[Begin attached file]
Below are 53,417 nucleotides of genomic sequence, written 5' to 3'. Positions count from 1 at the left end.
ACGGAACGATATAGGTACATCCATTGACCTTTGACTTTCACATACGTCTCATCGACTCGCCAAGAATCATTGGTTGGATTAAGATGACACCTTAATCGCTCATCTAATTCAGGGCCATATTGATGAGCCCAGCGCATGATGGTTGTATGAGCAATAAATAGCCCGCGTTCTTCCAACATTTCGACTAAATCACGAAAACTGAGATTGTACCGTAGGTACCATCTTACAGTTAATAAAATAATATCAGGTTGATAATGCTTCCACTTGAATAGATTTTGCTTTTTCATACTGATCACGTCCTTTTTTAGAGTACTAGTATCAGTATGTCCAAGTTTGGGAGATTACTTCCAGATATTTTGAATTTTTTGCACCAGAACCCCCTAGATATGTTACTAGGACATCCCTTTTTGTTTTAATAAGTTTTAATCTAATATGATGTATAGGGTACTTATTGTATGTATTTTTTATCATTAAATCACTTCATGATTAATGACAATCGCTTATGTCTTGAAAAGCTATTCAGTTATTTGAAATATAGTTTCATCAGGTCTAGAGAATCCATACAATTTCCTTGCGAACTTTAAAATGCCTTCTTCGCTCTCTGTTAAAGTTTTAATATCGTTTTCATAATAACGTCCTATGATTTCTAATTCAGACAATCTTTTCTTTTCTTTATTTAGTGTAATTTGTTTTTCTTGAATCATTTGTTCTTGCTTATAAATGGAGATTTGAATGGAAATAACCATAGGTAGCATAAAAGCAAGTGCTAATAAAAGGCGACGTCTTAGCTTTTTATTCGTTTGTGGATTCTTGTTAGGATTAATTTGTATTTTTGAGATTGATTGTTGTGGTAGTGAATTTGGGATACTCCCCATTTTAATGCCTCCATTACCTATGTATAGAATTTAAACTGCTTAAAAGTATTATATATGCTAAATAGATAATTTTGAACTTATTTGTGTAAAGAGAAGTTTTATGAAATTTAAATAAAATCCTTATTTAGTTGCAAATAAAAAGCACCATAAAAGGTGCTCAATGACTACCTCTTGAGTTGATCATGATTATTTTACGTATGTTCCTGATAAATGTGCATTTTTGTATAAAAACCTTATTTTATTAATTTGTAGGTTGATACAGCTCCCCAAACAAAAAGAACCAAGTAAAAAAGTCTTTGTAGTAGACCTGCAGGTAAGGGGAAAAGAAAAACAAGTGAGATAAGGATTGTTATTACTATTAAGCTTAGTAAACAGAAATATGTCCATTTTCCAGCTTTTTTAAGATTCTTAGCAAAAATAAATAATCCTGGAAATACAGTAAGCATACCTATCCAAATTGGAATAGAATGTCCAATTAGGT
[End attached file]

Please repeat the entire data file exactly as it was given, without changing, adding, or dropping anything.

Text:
Below are 53,417 nucleotides of genomic sequence, written 5' to 3'. Positions count from 1 at the left end.
ACGGAACGATATAGGTACATCCATTGACCTTTGACTTTCACATACGTCTCATCGACTCGCCAAGAATCATTGGTTGGATTAAGATGACACCTTAATCGCTCATCTAATTCAGGGCCATATTGATGAGCCCAGCGCATGATGGTTGTATGAGCAATAAATAGCCCGCGTTCTTCCAACATTTCGACTAAATCACGAAAACTGAGATTGTACCGTAGGTACCATCTTACAGTTAATAAAATAATATCAGGTTGATAATGCTTCCACTTGAATAGATTTTGCTTTTTCATACTGATCACGTCCTTTTTTAGAGTACTAGTATCAGTATGTCCAAGTTTGGGAGATTACTTCCAGATATTTTGAATTTTTTGCACCAGAACCCCCTAGATATGTTACTAGGACATCCCTTTTTGTTTTAATAAGTTTTAATCTAATATGATGTATAGGGTACTTATTGTATGTATTTTTTATCATTAAATCACTTCATGATTAATGACAATCGCTTATGTCTTGAAAAGCTATTCAGTTATTTGAAATATAGTTTCATCAGGTCTAGAGAATCCATACAATTTCCTTGCGAACTTTAAAATGCCTTCTTCGCTCTCTGTTAAAGTTTTAATATCGTTTTCATAATAACGTCCTATGATTTCTAATTCAGACAATCTTTTCTTTTCTTTATTTAGTGTAATTTGTTTTTCTTGAATCATTTGTTCTTGCTTATAAATGGAGATTTGAATGGAAATAACCATAGGTAGCATAAAAGCAAGTGCTAATAAAAGGCGACGTCTTAGCTTTTTATTCGTTTGTGGATTCTTGTTAGGATTAATTTGTATTTTTGAGATTGATTGTTGTGGTAGTGAATTTGGGATACTCCCCATTTTAATGCCTCCATTACCTATGTATAGAATTTAAACTGCTTAAAAGTATTATATATGCTAAATAGATAATTTTGAACTTATTTGTGTAAAGAGAAGTTTTATGAAATTTAAATAAAATCCTTATTTAGTTGCAAATAAAAAGCACCATAAAAGGTGCTCAATGACTACCTCTTGAGTTGATCATGATTATTTTACGTATGTTCCTGATAAATGTGCATTTTTGTATAAAAACCTTATTTTATTAATTTGTAGGTTGATACAGCTCCCCAAACAAAAAGAACCAAGTAAAAAAGTCTTTGTAGTAGACCTGCAGGTAAGGGGAAAAGAAAAACAAGTGAGATAAGGATTGTTATTACTATTAAGCTTAGTAAACAGAAATATGTCCATTTTCCAGCTTTTTTAAGATTCTTAGCAAAAATAAATAATCCTGGAAATACAGTAAGCATACCTATCCAAATTGGAATAGAATGTCCAATTAGGT